Gamma, Delta, or Epsilon. The Alpha embryos are destined to become the leaders and thinkers of the
World State. Each of the succeeding castes is conditioned to be slightly less physically and intellectually
impressive. The Epsilons, stunted and stupefied by oxygen deprivation and chemical treatments, are
destined to perform menial labor. Lenina Crowne, an employee at the factory, describes to the boys how
she vaccinates embryos destined for tropical climates.
The Director then leads the boys to the Nursery, where they observe a group of Delta infants being
reprogrammed to dislike books and flowers. The Director explains that this conditioning helps to make
Deltas docile and eager consumers. He then tells the boys about the “hypnopaedic” (sleep-teaching)
methods used to teach children the morals of the World State. In a room where older children are
napping, a whispering voice is heard repeating a lesson in “Elementary Class Consciousness.”
Outside, the Director shows the boys hundreds of naked children engaged in sexual play and games like
“Centrifugal Bumble-puppy.” Mustapha Mond, one of the ten World Controllers, introduces himself to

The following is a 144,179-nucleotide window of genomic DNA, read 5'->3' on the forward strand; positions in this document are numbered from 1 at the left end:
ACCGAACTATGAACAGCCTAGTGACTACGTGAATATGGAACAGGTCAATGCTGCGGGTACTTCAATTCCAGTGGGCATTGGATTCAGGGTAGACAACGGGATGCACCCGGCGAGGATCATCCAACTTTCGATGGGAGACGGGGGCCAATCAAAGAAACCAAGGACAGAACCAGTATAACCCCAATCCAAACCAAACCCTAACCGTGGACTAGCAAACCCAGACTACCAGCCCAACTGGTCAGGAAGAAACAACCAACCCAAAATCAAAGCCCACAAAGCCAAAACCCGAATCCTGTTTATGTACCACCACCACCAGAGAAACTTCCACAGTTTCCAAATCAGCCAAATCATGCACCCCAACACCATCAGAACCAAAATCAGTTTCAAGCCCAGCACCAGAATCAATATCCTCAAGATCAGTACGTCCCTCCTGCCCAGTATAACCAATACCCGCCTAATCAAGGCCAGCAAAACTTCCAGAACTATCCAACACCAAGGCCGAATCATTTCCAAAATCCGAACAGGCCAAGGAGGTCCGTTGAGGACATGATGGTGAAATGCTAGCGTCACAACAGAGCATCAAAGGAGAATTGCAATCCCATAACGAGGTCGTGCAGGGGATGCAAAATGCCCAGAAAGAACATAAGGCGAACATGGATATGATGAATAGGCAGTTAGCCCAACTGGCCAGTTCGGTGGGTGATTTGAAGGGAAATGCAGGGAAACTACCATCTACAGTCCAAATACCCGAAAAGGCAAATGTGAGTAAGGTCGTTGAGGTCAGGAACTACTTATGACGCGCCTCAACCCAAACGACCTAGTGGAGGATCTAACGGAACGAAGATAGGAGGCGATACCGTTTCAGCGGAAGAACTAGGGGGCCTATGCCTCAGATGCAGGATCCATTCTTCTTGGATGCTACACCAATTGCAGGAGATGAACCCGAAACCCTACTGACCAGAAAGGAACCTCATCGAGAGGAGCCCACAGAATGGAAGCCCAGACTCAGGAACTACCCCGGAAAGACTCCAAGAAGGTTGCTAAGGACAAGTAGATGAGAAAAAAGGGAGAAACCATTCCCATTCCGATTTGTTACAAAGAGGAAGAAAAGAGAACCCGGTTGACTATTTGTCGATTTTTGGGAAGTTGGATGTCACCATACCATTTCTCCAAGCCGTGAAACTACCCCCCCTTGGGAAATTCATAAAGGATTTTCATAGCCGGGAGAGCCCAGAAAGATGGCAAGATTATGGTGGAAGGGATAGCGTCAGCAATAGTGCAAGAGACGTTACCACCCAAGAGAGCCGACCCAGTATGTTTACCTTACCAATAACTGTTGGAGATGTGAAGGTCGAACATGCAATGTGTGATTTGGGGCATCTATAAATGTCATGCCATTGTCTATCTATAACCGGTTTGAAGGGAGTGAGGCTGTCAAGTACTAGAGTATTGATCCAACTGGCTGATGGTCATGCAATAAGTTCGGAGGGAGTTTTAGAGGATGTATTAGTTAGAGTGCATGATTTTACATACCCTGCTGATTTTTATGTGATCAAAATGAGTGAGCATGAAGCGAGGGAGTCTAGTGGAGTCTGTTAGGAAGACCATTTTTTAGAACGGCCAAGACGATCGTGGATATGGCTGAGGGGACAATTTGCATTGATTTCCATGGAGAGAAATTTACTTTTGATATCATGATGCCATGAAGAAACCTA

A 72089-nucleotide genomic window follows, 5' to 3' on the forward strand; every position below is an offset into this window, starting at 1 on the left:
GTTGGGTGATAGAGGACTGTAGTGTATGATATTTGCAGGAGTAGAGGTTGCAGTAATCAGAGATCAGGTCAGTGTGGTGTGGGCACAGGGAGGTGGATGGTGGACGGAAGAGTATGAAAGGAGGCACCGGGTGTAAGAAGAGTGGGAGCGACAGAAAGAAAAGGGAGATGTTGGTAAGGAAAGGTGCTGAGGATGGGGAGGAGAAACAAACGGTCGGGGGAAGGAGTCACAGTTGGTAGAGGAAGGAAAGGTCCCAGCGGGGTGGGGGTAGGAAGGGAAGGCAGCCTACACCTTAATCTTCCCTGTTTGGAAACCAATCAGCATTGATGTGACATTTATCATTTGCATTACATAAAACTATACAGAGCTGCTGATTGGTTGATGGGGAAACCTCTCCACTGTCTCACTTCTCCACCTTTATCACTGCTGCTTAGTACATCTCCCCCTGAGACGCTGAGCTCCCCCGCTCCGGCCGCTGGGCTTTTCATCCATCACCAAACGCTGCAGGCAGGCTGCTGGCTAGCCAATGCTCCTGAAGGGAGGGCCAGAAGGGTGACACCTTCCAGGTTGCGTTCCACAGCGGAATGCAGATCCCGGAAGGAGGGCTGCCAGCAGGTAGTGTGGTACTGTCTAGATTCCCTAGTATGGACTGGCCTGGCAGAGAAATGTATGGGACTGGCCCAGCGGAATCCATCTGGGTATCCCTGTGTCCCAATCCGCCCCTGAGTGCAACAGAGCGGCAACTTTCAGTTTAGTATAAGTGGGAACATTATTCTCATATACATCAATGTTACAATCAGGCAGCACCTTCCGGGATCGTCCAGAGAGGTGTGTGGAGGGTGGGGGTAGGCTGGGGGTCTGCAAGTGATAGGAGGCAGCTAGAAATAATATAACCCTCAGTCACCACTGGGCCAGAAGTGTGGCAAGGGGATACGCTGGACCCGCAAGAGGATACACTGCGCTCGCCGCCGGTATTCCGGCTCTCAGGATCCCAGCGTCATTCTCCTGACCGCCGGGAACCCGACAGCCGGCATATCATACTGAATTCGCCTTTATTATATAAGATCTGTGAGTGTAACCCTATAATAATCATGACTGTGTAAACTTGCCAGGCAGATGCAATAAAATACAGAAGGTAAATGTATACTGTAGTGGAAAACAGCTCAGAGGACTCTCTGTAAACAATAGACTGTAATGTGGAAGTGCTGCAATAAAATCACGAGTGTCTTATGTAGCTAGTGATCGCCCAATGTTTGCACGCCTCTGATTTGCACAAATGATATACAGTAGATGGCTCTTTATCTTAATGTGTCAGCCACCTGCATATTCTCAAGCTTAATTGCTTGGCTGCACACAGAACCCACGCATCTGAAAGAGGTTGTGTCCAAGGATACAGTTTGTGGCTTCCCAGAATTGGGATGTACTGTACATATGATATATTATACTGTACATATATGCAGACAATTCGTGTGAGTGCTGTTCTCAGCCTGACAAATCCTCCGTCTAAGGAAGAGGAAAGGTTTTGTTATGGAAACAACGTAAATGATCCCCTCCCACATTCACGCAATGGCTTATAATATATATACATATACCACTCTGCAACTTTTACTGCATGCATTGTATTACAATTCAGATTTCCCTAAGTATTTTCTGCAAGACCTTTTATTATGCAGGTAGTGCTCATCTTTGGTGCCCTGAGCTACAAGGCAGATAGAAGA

the boys and begins to explain the history of the World State, focusing on the State’s successful efforts to
remove strong emotions, desires, and human relationships from society. Meanwhile, inside the Hatchery,
Lenina chats in the bathroom with Fanny Crowne about her relationship with Henry Foster. Fanny chides
Lenina for going out with Henry almost exclusively for four months, and Lenina admits she is attracted to
the strange, somewhat funny-looking Bernard Marx. In another part of the Hatchery, Bernard is enraged
when he overhears a conversation between Henry and the Assistant Predestinator about “having”
After work, Lenina tells Bernard that she would be happy to accompany him on the trip to the Savage
Reservation in New Mexico to which he had invited her. Bernard, overjoyed but embarrassed, flies a
helicopter to meet a friend of his, Helmholtz Watson. He and Helmholtz discuss their dissatisfaction
with the World State. Bernard is primarily disgruntled because he is too small and weak for his caste;
Helmholtz is unhappy because he is too intelligent for his job writing hypnopaedic phrases. In the next
few days, Bernard asks his superior, the Director, for permission to visit the Reservation. The Director
launches into a story about a visit to the Reservation he had made with a woman twenty years earlier.
During a storm, he tells Bernard, the woman was lost and never recovered. Finally, he gives Bernard
the permit, and Bernard and Lenina depart for the Reservation, where they get another permit from
the Warden. Before heading into the Reservation, Bernard calls Helmholtz and learns that the Director
has grown weary of what he sees as Bernard’s difficult and unsocial behavior and is planning to exile